First half: You can never fault Wood’s work rate, he is constantly looking for opportunities and like Robshaw helped to keep his team in the game for the first 30 minutes, even if he did give away an unnecessary penalty. He will now be a genuine challenger to James Haskell once the Wasps man returns from injury. 6

Second half: Set the tone for the second half with an important turnover early on. A lovely break could have seen Youngs away as England began to get a hold on the game if not for a disappointing pass. Like so many players in this squad, Wood has thrived on his involvement with the current coaching set-up. 7

8) Nathan Hughes

First half: Hughes’ first England start was solid in the initial 40 minutes with some good breaks and an excellent work rate in defence. Hughes is some way off the quality of Billy Vunipola, but a very useful back up indeed. 8

Second half: Continued to grow into the game and showed his power by fending off several Wallabies tackles. Hughes was very much the focal point of England’s attack in the second 40 minutes. 8

England v Australia - Old Mutual Wealth Series

9) Ben Youngs

First half: Youngs has taken his box kicking up a notch this autumn and as a result England’s kick chase has improved, but his passing was at times sloppy and caused England problems in the first half. 6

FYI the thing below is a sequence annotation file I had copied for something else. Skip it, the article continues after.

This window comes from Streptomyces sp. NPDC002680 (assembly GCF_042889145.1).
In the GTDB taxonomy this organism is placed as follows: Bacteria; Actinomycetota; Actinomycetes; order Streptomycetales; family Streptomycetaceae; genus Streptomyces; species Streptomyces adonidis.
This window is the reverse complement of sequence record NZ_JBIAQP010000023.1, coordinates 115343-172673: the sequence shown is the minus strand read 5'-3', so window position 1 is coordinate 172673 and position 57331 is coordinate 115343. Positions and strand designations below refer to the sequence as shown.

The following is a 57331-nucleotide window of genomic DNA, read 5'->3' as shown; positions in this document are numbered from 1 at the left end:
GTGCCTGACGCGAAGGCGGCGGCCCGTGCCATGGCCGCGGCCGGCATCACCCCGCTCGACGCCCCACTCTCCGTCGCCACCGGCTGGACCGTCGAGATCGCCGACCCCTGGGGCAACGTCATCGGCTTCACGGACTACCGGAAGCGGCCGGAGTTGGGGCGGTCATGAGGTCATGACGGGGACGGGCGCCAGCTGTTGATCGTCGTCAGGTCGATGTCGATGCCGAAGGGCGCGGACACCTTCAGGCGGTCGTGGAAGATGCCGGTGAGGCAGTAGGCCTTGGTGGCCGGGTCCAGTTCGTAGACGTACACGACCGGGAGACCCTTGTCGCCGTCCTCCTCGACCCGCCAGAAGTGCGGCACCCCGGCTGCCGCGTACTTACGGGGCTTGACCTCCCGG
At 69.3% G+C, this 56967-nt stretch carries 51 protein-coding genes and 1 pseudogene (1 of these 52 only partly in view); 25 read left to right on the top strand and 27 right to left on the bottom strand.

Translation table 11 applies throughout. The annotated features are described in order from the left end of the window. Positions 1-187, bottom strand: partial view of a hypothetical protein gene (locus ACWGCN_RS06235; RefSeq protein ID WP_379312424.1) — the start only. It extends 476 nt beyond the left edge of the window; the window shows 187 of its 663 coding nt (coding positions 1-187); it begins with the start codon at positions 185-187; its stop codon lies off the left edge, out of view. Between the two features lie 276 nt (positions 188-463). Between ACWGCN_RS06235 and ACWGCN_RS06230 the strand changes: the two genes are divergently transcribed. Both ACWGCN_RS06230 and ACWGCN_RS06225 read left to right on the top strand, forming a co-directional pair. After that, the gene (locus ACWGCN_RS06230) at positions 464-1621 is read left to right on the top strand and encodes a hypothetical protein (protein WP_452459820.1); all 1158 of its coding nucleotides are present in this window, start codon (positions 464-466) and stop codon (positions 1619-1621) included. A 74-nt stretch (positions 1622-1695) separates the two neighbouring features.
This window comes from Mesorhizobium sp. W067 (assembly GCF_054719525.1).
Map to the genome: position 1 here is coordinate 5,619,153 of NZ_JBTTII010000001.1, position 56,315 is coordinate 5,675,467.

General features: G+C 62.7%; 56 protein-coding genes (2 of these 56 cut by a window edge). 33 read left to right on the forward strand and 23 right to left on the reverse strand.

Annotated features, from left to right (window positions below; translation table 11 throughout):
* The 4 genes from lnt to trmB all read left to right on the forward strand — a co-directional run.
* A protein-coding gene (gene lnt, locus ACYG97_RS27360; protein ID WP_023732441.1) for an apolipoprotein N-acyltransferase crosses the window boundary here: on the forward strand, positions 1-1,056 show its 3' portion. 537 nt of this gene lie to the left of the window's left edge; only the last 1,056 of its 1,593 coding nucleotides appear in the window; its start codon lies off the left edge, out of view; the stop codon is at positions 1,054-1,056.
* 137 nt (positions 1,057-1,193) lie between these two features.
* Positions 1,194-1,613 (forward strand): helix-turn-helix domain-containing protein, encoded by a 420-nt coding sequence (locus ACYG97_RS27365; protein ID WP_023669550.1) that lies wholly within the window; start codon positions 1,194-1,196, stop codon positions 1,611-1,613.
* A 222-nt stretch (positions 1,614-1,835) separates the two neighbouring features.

Second half: Will be disappointed to have dropped the ball when Wood made his break, although it was a pretty poor pass from the openside. However, Youngs’ quick-thinking, reminiscent of Matt Dawson during the 1997 Lions tour, helped England to a brilliant score. 7

10) George Ford

First half: Looked anxious initially and a poor knock on didn’t help his team, but Ford’s lovely break and subsequent kick up field could have seen the chasing Yarde score. The media magnifying glass will focus on his mistakes (something he will need to cut out to ever be considered a genuine world class talent), but Ford brings a precision to England’s attack when they can build phases together. 6

Second half: With England beginning to gain some much needed territory and possession, Ford was able to showcase his passing abilities and gave Joseph enough time to set up Yarde’s try that put England in front once more. With a dominant pack up front Ford is lethal in attack, although hardly Wilkinsonesque in his kicking ability. It was very telling that the men in white opted for the corner rather than the penalty in the last ten minutes. 8

England v Australia - Old Mutual Wealth Series

11) Jonny May

First half: A sensible and determined effort in the first half when he rarely saw the ball, the Gloucester winger is showing a growing maturity in his game. 6

Second half: Showed good footwork and power for his break as England’s attack was gaining fluidity. His crabbing sideways runs of the past seem to be no more. May’s crunching tackle from the restart after Kepu had scored secured his team an absolutely crucial penalty – his kick chase game is now one of the key parts of England’s game. 7

12) Owen Farrell

First half: Abrasive as always, but almost conceded a try early on. The Saracens fly-half also missed some tackles in the first half, somewhat uncharacteristically of him. However, Farrell’s later kick through was pinpoint perfect and set up Joseph nicely for the first try. 6